Hurdler Lolo Jones doesn’t want her stumble in the 100 meters final at the 2008 Olympics to be the defining moment of her career, and she intends to run the race of her life in London next August. But she has another kind of obstacle course to navigate first. Jones, 29, won a 60-meter hurdles indoor world title in 2010 but also struggled with injuries and chronic sciatica pain on and off in the three seasons following Beijing. She hit an emotional low at this year’s U.S. National Championships when she failed to advance to the final of her event and thus missed making the world team, but began to get some much-needed answers when she was diagnosed with a tethered spinal cord this summer. She underwent microsurgery in August and has been cleared to resume full practices again on Oct. 1. ESPN.com’s Bonnie D. Ford caught up with Jones this week to ask what it’s like to go back to taking baby steps.
Ford: I went back and watched the video of you in the mixed zone at nationals after the semi (where Jones was eliminated), and you were just a ball of frustration and hurt and disappointment. I know it hasn’t been a picnic since then, but how far have you come attitude-wise?
Jones: I definitely was a different person at USA Nationals, because at nationals I didn’t know what was going on. We had no answer to the problem. I knew I was having back pains, and I kept hitting hurdles, but it wasn’t like an all-out injury where I pulled my hamstring and I knew I was injured. We didn’t even know I was injured at that point. I was very frustrated, very bitter. The future looked really doubtful in my eyes. Now that I have a reason, I’ve had surgery; I’m on the path to recovery; there’s definitely hope. I feel lighter, and I’m so motivated and filled with hope and excited. It’s been a bipolar experience.
Ford: Well, all great athletes are control freaks in one way or another, and just to know and have information about what was wrong with you, I’m sure, was a huge relief.
Jones: Just to know exactly what was wrong with me took a huge burden off of everything I was carrying. I was a walking ball of stress. I feel bad for my family and friends who were around me at that time because I just was not a very nice person. They’d be having conversations with me but my whole mind, everything was still focused on, what is going on with my life right now? What is happening? And I had no way to fix it. Now all my efforts and energies are on the path to mend.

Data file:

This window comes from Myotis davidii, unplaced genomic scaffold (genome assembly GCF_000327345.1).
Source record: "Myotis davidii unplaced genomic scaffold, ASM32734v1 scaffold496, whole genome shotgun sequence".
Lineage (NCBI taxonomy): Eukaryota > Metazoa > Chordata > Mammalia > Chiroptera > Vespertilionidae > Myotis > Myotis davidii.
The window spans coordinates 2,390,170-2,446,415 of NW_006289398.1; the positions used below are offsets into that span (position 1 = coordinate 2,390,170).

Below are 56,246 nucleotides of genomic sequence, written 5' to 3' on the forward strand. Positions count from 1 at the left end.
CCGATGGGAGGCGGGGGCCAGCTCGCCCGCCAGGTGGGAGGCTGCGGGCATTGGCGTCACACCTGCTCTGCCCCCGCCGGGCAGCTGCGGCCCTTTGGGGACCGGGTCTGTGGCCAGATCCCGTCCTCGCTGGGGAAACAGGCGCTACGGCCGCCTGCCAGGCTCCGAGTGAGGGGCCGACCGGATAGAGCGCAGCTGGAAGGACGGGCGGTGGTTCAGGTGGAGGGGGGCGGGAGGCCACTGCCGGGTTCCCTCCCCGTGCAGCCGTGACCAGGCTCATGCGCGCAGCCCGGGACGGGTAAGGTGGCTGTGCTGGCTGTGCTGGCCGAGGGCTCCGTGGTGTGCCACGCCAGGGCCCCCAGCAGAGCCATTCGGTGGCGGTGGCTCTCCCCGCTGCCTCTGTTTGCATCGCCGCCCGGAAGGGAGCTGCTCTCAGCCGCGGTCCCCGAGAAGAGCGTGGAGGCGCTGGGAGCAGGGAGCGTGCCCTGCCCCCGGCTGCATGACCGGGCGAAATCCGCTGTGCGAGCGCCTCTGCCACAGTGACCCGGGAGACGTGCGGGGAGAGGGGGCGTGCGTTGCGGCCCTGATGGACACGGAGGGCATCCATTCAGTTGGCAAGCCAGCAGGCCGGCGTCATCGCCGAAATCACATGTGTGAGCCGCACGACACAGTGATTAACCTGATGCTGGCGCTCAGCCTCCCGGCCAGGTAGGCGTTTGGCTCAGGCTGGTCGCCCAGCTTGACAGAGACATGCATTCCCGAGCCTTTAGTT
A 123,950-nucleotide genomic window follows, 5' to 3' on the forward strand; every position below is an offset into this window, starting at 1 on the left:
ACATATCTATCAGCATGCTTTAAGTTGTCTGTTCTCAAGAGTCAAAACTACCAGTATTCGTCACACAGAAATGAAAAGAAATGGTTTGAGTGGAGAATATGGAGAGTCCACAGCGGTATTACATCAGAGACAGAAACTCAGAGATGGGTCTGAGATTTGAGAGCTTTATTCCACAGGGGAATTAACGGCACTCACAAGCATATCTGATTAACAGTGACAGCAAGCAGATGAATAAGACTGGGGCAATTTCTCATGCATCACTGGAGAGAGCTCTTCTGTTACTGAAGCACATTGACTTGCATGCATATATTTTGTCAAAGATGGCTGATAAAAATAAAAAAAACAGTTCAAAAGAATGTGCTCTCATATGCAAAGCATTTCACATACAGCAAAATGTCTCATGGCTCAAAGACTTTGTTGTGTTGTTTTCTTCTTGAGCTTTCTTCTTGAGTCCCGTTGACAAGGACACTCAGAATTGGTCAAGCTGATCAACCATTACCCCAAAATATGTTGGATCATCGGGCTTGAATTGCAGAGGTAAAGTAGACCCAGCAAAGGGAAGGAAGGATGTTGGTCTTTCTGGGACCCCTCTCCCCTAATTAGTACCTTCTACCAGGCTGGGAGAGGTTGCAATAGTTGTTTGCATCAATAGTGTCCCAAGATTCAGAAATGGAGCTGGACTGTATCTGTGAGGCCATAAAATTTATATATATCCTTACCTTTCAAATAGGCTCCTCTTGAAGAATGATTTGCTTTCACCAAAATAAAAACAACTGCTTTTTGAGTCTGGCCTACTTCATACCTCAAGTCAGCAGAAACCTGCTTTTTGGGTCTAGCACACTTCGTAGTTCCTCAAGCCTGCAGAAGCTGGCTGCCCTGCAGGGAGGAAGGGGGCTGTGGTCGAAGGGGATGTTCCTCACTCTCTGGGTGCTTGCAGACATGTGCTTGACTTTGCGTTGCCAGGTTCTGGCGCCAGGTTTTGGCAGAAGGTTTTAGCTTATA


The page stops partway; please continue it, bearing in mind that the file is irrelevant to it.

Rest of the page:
Ford: I think everyone assumes that because of your personal backstory and all the things you had to overcome as a young person, that it might be easier for you to deal with something like this. Is that really true?
Jones: My past experiences have definitely helped me overcome these obstacles. What I went through this year was the hardest year of my life. I’ve overcome a lot for sure, and I have a lot more to overcome. It definitely helps having that tough background, but at the same time, it’s like, when am I going to get a break? I don’t want these Lifetime movie stories all the time. I just want -- when am I going to get a Disney story?
Ford: How much more do you think you’ll appreciate what you do for a living when you get back to it?
Jones: I already appreciate it. The moment I came out of surgery and I could no longer walk. I was like, “Wow, I was one of the fastest runners in the world.” That was humbling. It’s the first time in my life I appreciated the fact that I could walk. … I never thought I would be so happy to take 10 steps and not collapse. It’s a mind transformation for sure.
Ford: To have to depend on people is probably hard.
Jones: Very tough for an athlete to depend on people. My sister through it all was [waiting on me] hand and feet. She was there thick and thin. I’m so glad she has two kids. I was like her third kid. We had a situation kind of like the “Bridesmaids” scenes, because of the meds. Can’t go into much more of that! [Laughs] Sister was there for it all. Sister of the year goes to her for sure.